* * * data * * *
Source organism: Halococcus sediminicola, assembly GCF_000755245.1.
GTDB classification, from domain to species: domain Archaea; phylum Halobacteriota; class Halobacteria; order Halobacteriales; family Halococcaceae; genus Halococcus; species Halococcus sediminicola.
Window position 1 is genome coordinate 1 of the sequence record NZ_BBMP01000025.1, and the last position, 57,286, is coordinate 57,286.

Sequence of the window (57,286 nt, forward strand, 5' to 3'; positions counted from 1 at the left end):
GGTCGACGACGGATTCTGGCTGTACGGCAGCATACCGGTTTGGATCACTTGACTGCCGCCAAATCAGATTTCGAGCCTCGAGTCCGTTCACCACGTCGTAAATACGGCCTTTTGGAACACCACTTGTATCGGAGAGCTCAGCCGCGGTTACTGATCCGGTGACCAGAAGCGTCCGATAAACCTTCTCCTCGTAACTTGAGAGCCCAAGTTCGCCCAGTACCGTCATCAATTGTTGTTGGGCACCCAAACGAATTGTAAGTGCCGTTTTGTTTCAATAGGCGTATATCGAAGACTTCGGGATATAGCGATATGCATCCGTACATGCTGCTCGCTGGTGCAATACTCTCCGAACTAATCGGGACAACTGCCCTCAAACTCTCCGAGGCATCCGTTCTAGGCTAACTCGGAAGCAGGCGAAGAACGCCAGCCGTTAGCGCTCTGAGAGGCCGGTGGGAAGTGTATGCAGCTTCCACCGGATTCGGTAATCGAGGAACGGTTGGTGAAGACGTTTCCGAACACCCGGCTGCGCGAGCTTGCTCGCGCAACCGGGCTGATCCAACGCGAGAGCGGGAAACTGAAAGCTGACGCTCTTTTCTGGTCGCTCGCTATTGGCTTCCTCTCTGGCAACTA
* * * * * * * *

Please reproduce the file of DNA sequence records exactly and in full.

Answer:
Source organism: Halococcus sediminicola, assembly GCF_000755245.1.
GTDB classification, from domain to species: domain Archaea; phylum Halobacteriota; class Halobacteria; order Halobacteriales; family Halococcaceae; genus Halococcus; species Halococcus sediminicola.
Window position 1 is genome coordinate 1 of the sequence record NZ_BBMP01000025.1, and the last position, 57,286, is coordinate 57,286.

Sequence of the window (57,286 nt, forward strand, 5' to 3'; positions counted from 1 at the left end):
GGTCGACGACGGATTCTGGCTGTACGGCAGCATACCGGTTTGGATCACTTGACTGCCGCCAAATCAGATTTCGAGCCTCGAGTCCGTTCACCACGTCGTAAATACGGCCTTTTGGAACACCACTTGTATCGGAGAGCTCAGCCGCGGTTACTGATCCGGTGACCAGAAGCGTCCGATAAACCTTCTCCTCGTAACTTGAGAGCCCAAGTTCGCCCAGTACCGTCATCAATTGTTGTTGGGCACCCAAACGAATTGTAAGTGCCGTTTTGTTTCAATAGGCGTATATCGAAGACTTCGGGATATAGCGATATGCATCCGTACATGCTGCTCGCTGGTGCAATACTCTCCGAACTAATCGGGACAACTGCCCTCAAACTCTCCGAGGCATCCGTTCTAGGCTAACTCGGAAGCAGGCGAAGAACGCCAGCCGTTAGCGCTCTGAGAGGCCGGTGGGAAGTGTATGCAGCTTCCACCGGATTCGGTAATCGAGGAACGGTTGGTGAAGACGTTTCCGAACACCCGGCTGCGCGAGCTTGCTCGCGCAACCGGGCTGATCCAACGCGAGAGCGGGAAACTGAAAGCTGACGCTCTTTTCTGGTCGCTCGCTATTGGCTTCCTCTCTGGCAACTA